Why Some People Get Good Grades: And Why Others Don’t (12-15 min read)

Anant Bhattacharya

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When people think of grades at Gulf, they’re reminded of that infamous My Student portal that systematically, records, stores, and categorized students’ grades, academic scores, and disciplinary records. This system, as many people tend to forget, is a key factor of consideration by many colleges and universities in determining which students get placed into the college of their dreams, or to that of lesser quality, or none. And, when traced back to this system, after college, when students begin their careers and enter adulthood, they at this point may reflect upon how they scored back in high school as recorded in this matrix, filled with either great satisfaction or deep regret. And for many, for the rest of their life, this feeling continues.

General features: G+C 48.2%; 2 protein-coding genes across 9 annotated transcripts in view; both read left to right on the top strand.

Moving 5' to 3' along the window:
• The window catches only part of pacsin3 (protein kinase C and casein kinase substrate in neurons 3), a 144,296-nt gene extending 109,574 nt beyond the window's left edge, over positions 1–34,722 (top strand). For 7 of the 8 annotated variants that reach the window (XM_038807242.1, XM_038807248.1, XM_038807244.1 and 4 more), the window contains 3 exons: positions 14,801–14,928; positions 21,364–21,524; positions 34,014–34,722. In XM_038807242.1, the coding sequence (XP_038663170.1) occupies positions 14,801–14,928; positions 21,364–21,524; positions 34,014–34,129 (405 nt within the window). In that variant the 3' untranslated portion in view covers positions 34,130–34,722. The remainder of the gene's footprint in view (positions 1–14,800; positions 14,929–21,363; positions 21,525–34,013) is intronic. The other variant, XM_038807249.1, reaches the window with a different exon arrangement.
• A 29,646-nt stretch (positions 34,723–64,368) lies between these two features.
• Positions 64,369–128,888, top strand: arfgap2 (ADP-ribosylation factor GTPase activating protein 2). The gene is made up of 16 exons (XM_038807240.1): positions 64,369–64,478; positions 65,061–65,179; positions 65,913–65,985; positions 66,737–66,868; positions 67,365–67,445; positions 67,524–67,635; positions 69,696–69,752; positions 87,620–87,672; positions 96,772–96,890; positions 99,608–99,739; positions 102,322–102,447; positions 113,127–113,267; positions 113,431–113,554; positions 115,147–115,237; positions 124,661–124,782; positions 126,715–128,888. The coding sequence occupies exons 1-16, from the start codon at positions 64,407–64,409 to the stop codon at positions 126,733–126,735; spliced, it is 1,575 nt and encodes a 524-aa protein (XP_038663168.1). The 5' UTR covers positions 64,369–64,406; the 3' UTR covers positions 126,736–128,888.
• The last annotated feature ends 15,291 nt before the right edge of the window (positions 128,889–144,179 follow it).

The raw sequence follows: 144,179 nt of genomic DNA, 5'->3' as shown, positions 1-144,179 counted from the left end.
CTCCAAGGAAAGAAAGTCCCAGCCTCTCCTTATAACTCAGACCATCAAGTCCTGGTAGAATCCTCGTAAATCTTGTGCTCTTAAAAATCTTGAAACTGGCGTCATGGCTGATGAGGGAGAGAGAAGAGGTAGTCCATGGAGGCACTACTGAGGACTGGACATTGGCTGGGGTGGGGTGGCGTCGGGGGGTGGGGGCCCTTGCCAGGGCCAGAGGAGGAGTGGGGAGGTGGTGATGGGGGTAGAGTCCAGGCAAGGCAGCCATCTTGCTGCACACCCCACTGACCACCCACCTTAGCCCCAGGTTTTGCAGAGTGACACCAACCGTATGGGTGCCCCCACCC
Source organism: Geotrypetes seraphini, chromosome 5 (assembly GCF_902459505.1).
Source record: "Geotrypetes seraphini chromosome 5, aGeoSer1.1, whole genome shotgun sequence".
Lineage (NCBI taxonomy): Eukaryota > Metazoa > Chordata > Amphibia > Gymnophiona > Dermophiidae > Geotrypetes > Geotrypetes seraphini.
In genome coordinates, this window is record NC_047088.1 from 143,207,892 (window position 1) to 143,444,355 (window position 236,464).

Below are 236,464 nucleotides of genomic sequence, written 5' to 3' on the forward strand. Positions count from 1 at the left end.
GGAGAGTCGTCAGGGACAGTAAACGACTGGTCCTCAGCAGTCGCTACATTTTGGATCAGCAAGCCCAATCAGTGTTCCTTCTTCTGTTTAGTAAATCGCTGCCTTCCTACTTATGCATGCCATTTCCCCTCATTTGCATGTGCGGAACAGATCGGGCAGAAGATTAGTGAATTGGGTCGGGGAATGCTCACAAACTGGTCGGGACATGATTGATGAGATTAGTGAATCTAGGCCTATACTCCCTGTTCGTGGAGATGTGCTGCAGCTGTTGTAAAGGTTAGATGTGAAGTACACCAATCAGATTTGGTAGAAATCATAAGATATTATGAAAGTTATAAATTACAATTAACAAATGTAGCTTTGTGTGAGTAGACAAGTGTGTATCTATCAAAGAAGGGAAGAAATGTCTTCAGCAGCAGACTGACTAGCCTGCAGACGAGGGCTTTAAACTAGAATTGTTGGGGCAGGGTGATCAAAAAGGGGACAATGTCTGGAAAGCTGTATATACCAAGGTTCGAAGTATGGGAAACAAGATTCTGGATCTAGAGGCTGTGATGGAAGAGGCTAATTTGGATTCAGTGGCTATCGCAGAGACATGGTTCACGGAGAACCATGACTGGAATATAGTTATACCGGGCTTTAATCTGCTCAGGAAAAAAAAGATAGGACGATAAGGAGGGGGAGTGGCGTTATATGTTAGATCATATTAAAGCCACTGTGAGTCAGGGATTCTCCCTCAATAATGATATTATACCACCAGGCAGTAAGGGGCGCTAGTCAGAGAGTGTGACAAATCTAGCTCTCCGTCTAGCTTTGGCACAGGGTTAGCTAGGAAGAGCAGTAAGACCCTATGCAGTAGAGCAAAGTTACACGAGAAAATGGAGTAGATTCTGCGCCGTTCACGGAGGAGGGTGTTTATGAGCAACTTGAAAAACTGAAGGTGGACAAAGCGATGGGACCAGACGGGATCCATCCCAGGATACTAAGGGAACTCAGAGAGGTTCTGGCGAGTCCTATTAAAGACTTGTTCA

Now to those students who are against this system, I am with you. I find that many students despise the current grading system utilized in the United States, and not without good reason. While it may initially appear as being a clear-cut efficient system, it draws on a variety of issues. For example, as a student, do you ever find yourself choosing a course not necessarily because you are interested in it, but rather because it is known as an easy-A course? And do you find yourself, when truly interested in a subject, to be too focused on achieving good grades and completing other mundane and repetitive tasks to focus much time immersing yourself in one project? The harsh truth and reality is that grades, in their very nature help our nation quickly and systemically group and categorize people into restrictive domains. And more importantly, our success is based off and determined by the failure of others. Think about it: if everyone started getting straight As, a C wouldn’t be considered average anymore. And when we compare India to the US, we see this come true, as those who would be Straight-A students here become India’s average (my Indian cousin gets at least 20 pages of homework a day- just for math, and she’s still considered average even after spending her entire life on academics and having multiple tutors).